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Partnership for a Healthy Mississippi Awards 'Culture of Health' Grants to Six JPS Schools

February 8, 2019

The Partnership for a Healthy Mississippi (PHMS) has awarded grants of $1,000 each to seven JPS schools. The Improving the Culture of Health in Schools Grant provides funds to assist with projects that are designed to create healthier learning environments. Grants may be used for initiatives that address family engagement, community involvement, academic enrichment, chronic absenteeism, health education, and physical activity.

Check presentation to Barack Obama School
The Partnership for a Healthy Mississippi presents Barack Obama Elementary School with a grant check that will be used for playground equipment. Participants are (from left) D’Angelique Lister, PHMS School Health Coordinator (Jackson); David Schommer, Barack Obama teacher and playground project coordinator; Sandra Shelson, PHMS Executive Director; Dr. Kathleen Grigsby, Barack Obama Principal; and LaCiana McIntyre, PHMS Director of Health and Wellness.

One of this year's grant recipients, Barack Obama Elementary, will use the award to help with renovations to the school's playground. A swing set, a basketball goal, and a tetherball pole will be added as part of the overall project. The type of equipment they want to install offers enjoyable and structured play options for students. One of the state's most successful schools, Barack Obama recognizes that healthy bodies and strong minds go hand-in-hand. The project has support from faculty, parents, partners and neighbors of the school. The school's health council has guided this and other health and wellness initiatives with assistance from the Partnership for a Healthy Mississippi.

Hardy Middle School check presentation

Participating in the check presentation at Hardy are (from left) Dr. Samecia Minter Stokes, Assistant Principal; Demarcion Curtis, student; Dr. Cindy Thomas, Assistant Principal, April Amos, health teacher; Nhoa Moore, student; D'Angelique Lister, PHMS School Health Coordinator, and Vertis Holmes, Principal.

In an effort to strengthen community and family engagement, Hardy Academy of Career Exploration is using its $1,000 grant to support initiatives to reduce chronic absenteeism among students. The school's EWS (Early Warning System) team, along with other community supporters, work on key activities that include: Parents Count Day, a reward system for monthly perfect attendance; nine-weeks perfect attendance celebration; and R.O.A.R. (Respect Our Attendance Rules) competition among homeroom classes. Assistant Principal Dr. Samecia Stokes wrote the grant and oversees the success and maintenance of the projects it supports.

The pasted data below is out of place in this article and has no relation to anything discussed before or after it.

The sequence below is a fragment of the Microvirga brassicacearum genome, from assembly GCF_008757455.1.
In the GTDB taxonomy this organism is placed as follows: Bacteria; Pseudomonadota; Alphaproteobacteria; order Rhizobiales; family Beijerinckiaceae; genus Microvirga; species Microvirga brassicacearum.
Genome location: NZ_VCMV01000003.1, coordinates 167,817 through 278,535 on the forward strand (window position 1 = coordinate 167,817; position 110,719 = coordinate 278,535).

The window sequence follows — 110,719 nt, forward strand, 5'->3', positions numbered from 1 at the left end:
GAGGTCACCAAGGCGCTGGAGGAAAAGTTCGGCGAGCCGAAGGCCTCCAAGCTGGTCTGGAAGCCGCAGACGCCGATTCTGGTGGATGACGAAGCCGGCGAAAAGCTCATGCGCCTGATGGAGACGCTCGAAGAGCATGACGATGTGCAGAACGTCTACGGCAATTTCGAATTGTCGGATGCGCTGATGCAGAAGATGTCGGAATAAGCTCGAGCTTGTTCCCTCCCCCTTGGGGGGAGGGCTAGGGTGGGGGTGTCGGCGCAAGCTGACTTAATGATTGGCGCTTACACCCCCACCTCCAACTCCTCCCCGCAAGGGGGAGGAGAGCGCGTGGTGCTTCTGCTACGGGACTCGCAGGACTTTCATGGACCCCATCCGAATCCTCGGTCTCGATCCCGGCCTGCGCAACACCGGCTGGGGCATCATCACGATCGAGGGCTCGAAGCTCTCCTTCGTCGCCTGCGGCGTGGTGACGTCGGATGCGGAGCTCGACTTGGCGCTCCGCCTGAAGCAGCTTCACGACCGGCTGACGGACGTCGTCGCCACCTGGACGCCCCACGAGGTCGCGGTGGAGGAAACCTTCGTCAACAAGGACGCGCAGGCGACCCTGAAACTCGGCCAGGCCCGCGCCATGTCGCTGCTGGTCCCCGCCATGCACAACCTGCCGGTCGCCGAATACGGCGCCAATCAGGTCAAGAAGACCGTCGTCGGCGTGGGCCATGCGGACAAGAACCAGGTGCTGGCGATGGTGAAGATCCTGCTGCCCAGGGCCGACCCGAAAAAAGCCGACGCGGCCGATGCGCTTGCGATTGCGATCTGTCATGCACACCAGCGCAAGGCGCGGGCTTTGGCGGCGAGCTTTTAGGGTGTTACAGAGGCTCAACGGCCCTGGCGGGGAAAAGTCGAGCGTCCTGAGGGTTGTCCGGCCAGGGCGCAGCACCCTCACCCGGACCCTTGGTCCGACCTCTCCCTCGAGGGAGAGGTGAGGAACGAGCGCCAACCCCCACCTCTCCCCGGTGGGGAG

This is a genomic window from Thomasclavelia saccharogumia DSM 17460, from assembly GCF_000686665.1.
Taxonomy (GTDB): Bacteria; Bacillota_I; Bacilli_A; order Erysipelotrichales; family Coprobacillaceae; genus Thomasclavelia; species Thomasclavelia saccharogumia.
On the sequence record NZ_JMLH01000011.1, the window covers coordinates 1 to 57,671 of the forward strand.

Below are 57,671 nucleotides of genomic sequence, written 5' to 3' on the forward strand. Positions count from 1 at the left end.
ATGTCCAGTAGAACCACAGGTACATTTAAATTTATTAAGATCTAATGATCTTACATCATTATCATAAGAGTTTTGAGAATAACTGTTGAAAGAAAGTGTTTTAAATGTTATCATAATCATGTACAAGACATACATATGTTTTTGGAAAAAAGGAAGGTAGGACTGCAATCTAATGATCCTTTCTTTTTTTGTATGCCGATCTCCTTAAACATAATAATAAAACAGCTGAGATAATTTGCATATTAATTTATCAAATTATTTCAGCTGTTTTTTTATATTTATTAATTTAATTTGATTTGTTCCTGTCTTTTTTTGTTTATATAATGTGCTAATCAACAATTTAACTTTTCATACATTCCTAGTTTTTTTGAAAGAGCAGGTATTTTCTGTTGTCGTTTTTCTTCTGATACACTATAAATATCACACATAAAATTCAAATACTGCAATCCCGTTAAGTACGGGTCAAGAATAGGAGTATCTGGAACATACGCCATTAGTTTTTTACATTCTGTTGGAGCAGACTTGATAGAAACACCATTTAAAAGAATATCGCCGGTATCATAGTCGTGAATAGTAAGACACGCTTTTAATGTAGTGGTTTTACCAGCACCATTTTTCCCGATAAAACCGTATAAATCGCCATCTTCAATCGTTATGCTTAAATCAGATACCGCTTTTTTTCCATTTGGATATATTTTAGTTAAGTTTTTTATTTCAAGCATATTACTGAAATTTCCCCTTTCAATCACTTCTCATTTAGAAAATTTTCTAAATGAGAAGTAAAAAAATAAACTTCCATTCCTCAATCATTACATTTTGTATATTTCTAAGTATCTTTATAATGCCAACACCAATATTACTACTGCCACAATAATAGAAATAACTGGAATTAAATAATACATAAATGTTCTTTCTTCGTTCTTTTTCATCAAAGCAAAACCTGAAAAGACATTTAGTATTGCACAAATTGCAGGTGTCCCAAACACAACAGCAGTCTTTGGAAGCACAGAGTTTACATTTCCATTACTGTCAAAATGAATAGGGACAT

Check presentation to Marshall Elementary School

D’Angelique Lister of the Partnership for a Healthy Mississippi (from left) presents a grant award for $1,000 to Marshall Elementary teachers Margaret Jurden and Dawn Barnhill, Principal Helen Young, and Assistant Principal John Johnson.

Marshall Elementary will launch "It Pays to be at School." The idea is to reduce tardiness and absences by motivating and encouraging regular school attendance. Students will receive weekly incentives and monthly celebrations for being on time and at school. The program seeks to instill in students the importance of attending school every day and being consistently punctual.

Check presentation to Murrah High School
D'Angelique Lister of PHMS (from left) with Murrah Graduation Coach Jana Williams, Food Service Manager Greg White, and LaCiana McIntyre, PHMS Director of Health and Wellness

Murrah High School will launch a campaign to educate students about a variety of skills that will help them beyond high school. The school will hold monthly seminars and invite guest speakers to interact with the students about life after high school. Topics will include etiquette, self-esteem, proper hygiene, and physical education.

Galloway and G.N. Smith Elementary Schools and Siwell Middle School also received Improving the Culture of Health in Schools Grants for projects that will improve the well-being of their students and staff.

The Partnership for a Healthy Mississippi got its start in 1994 to increase awareness about the impact of tobacco on Mississippians. The organization's interactive educational and training programs make it a national leader in reducing tobacco prevalence among youth. The organization's mission extends to improving the overall culture of health in Mississippi through programs like the school health grant.